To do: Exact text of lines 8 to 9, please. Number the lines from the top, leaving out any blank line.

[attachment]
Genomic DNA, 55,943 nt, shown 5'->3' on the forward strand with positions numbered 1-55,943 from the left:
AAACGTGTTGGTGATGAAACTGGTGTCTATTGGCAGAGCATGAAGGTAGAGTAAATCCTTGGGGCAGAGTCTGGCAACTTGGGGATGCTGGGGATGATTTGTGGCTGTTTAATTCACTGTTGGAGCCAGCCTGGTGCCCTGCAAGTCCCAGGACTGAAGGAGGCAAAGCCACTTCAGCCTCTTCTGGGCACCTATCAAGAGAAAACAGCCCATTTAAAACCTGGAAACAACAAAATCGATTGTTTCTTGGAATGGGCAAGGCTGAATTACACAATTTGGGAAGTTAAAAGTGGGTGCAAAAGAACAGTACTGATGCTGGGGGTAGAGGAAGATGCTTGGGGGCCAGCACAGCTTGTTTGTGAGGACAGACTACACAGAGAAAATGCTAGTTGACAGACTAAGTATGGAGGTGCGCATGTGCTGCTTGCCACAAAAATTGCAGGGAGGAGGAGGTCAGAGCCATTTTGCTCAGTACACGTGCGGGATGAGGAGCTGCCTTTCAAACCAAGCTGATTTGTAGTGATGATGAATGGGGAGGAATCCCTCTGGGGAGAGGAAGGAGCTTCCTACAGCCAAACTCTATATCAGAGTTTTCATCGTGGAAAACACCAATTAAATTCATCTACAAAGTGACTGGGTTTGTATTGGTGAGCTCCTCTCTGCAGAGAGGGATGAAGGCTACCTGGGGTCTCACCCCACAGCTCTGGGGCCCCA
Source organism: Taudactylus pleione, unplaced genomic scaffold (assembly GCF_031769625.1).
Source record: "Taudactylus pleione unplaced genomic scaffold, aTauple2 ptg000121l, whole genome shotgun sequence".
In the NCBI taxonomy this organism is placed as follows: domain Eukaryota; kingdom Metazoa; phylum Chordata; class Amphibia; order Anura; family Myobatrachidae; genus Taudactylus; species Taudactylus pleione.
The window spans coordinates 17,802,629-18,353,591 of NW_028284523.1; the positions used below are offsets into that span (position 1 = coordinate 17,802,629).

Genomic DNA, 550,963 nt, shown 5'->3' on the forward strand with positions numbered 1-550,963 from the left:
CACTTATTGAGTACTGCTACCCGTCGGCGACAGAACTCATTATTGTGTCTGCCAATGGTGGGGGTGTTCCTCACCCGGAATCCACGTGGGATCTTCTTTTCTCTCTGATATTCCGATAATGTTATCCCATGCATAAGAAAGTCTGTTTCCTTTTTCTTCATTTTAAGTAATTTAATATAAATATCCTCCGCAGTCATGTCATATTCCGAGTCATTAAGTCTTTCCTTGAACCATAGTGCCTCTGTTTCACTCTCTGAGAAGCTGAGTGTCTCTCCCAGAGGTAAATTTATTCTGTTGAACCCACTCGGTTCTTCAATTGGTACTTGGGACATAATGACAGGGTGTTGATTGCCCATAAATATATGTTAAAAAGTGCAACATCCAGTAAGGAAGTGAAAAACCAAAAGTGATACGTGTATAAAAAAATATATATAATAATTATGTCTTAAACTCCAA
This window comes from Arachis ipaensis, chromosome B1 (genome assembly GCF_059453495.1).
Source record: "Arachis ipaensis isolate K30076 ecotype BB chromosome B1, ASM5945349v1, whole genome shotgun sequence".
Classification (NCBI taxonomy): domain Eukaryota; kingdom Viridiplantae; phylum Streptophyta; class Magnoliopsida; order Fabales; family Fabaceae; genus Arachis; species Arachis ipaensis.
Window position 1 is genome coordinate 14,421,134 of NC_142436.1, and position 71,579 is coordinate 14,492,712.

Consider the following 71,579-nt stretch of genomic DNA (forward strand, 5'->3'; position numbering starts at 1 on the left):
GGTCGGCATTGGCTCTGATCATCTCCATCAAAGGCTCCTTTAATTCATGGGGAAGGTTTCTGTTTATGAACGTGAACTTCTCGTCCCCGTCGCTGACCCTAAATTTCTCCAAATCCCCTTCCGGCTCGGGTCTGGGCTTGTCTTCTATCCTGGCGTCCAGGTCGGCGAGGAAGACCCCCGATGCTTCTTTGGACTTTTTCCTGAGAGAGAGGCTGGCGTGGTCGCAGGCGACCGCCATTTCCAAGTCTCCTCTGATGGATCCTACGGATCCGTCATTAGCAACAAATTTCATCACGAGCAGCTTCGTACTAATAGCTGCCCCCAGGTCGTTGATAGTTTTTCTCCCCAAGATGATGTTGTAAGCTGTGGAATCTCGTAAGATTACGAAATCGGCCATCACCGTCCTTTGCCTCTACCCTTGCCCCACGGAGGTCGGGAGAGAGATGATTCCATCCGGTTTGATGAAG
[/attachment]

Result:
CACTTATTGAGTACTGCTACCCGTCGGCGACAGAACTCATTATTGTGTCTGCCAATGGTGGGGGTGTTCCTCACCCGGAATCCACGTGGGATCTTCTTTTCTCTCTGATATTCCGATAATGTTATCCCATGCATAAGAAAGTCTGTTTCCTTTTTCTTCATTTTAAGTAATTTAATATAAATATCCTCCGCAGTCATGTCATATTCCGAGTCATTAAGTCTTTCCTTGAACCATAGTGCCTCTGTTTCACTCTCTGAGAAGCTGAGTGTCTCTCCCAGAGGTAAATTTATTCTGTTGAACCCACTCGGTTCTTCAATTGGTACTTGGGACATAATGACAGGGTGTTGATTGCCCATAAATATATGTTAAAAAGTGCAACATCCAGTAAGGAAGTGAAAAACCAAAAGTGATACGTGTATAAAAAAATATATATAATAATTATGTCTTAAACTCCAA
This window comes from Arachis ipaensis, chromosome B1 (genome assembly GCF_059453495.1).